Built by design

WHILE most interior designers are absorbed in aesthetics, Matthew Lim believes in delivering practicality and experiences through design. Determined to follow in this direction, he is resolved to make a difference in the industry.

“The direction that I wanted was very different from what I had with my previous company which I worked for a year,” he said.

“They are strong in terms of design concept but they don’t emphasise on practicality which I think is more important. That is why I went on to start my own company.”

Matthew Lim Associate Design was founded in early 2014 with design as its core strength. Offering design consultancy and design as well as build services, his company has recently ventured into helping clients craft their business model.

It now provides a complete proposal, from what clients can do with the space they have which would bring value to the community, to how they can gain funding from investors and how they can expand their business.

Lim said: “We started this practice where I train my team to look into design from different perspectives; from the client, landlord and investor points of view.

We want to do more detailed work beyond interior consultancy, and that is how we can make ourselves different.”

With multiple awards and international projects under his belt, Lim said the highlight was securing an international project which won them the Silver award at the A’Design Award in Milan, Italy.

At that time, he wasn’t thinking of going international, but a Singaporean client was truly impressed by his concept proposal and appointed him to do the 26,000sq ft Samba Brazilian Steak House in Cambodia.

“It is to-date the most award-winning project, and we got that project during the first year of setting up the company. I can say we were very lucky that the client trusted us,” he said, adding that from there, they went on to do projects in Myanmar, Vietnam, China and Singapore.

How do you keep yourself up-to-date?

“I like staying in different, high-end hotels and the reason is because four- or five-star hotels boast international standards. I look at the detailing in their design and decoration, lighting ambience, how they treat the finishing and how they deliver an experience. This is where I learn the most and where I draw my inspiration from.”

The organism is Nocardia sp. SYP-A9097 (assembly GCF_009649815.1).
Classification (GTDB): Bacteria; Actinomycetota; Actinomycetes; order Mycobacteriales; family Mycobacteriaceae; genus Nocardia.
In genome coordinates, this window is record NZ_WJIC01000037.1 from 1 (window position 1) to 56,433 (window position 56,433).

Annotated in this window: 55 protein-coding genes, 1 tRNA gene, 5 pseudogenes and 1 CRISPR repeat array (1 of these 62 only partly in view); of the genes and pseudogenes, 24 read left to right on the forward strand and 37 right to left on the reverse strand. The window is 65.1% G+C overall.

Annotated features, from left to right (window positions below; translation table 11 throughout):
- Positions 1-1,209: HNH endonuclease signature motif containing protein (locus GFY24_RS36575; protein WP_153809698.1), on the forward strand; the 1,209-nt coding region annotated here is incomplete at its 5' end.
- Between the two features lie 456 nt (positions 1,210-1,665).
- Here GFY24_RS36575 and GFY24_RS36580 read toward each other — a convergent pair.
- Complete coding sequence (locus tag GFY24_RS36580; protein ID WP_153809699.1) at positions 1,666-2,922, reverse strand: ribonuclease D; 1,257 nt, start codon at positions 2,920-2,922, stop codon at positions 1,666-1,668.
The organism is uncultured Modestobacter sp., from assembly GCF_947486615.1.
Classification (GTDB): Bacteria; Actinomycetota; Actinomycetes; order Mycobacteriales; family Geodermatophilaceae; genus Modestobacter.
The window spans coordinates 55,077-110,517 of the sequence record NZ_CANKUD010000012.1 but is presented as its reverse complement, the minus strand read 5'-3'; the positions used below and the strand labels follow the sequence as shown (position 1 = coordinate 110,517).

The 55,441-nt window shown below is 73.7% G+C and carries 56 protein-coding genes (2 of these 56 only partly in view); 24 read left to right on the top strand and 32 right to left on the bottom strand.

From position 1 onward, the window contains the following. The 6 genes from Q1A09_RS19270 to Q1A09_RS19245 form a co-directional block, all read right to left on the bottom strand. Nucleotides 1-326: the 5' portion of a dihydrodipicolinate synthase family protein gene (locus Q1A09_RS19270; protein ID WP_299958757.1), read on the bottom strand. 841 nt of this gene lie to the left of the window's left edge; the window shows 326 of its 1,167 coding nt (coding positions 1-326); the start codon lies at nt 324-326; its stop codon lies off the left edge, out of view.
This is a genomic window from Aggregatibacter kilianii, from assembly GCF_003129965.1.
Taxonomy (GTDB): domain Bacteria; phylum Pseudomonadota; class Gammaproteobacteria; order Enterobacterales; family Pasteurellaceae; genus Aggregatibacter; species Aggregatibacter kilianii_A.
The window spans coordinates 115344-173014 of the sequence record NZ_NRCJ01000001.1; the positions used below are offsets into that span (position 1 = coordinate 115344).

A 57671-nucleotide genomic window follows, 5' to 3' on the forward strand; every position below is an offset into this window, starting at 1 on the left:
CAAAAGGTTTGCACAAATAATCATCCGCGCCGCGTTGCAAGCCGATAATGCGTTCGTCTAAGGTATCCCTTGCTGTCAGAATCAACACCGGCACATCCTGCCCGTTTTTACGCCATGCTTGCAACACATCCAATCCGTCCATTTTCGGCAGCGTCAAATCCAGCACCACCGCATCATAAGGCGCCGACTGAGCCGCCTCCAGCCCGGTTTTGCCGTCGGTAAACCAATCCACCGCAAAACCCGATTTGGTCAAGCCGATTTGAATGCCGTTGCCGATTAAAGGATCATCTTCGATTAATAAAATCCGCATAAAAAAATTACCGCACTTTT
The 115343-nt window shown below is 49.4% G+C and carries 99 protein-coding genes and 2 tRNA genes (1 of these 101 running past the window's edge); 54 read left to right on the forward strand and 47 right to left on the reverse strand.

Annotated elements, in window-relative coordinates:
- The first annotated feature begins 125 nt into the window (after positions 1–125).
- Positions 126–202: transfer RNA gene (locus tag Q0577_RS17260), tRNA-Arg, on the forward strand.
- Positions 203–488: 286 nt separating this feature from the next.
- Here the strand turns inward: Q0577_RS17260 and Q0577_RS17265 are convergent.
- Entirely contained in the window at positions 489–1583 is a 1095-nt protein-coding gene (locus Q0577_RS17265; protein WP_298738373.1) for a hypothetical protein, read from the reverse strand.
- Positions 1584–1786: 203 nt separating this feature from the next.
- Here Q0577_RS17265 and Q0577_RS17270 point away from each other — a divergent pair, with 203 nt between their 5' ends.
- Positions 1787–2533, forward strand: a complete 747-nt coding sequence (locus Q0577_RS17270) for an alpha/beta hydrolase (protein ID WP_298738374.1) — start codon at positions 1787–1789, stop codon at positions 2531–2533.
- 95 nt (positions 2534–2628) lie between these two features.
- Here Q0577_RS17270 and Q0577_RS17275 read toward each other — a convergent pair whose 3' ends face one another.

What are the challenges you face?

“The two biggest challenges are budget and timeline. There are many projects facing budget cuts and when that happens, it causes some restrictions in terms of finishings. Sometimes you might not even get good workmanship.
“Also, some clients don’t understand that it takes time for us to develop the design, from generating ideas to drawings, and combining different materials to see how they reflect together. Design is art and it takes time to produce good work.”

What do you enjoy most about your job?

“When a project is completed and the client is satisfied with it, that is the most gratifying feeling as you can feel the trust being created between you and the client. It also builds up my confidence when I see people enjoying the space we have designed.”

What is your advice for young interior designers?

“If I had the chance to go back, I wouldn’t have started my company so fast. If I had worked for an international company for four to five years, I would have learned more in terms of how to run a company.

“I went through many trials and errors which are very painful so my advice is to work for a company for at least five years before starting your own company.

“But you have to make sure why you want to start your own company. Don’t start a company for the sake of making money; you will end up being similar to your competitors.

“I always believe when you start a company, you should know why you are starting it. If you are providing the market a solution that it is lacking, then you have a standing point.”

Tell us about the exciting projects you are working on.

“One is a three-acre land in Langkawi where we are designing a stacking container space to be converted into a tourism spot which has F&B space and community gardens. The other is still at the pitching stage where we are designing a 30,000sq ft private lounge, bar and event space in Kuala Lumpur. If it is a success, it will become the most iconic bar in Malaysia.”

What is your ambition?

“I don’t want to be just an interior design consultant. What I really want to do is development. I want to develop a township that will redefine the market.
“I realised many developers build for the sake of development, but supply has surpassed demand. They have not thought of developing places that can enhance living quality and give better designs to the community – and that is exactly what I want to do.”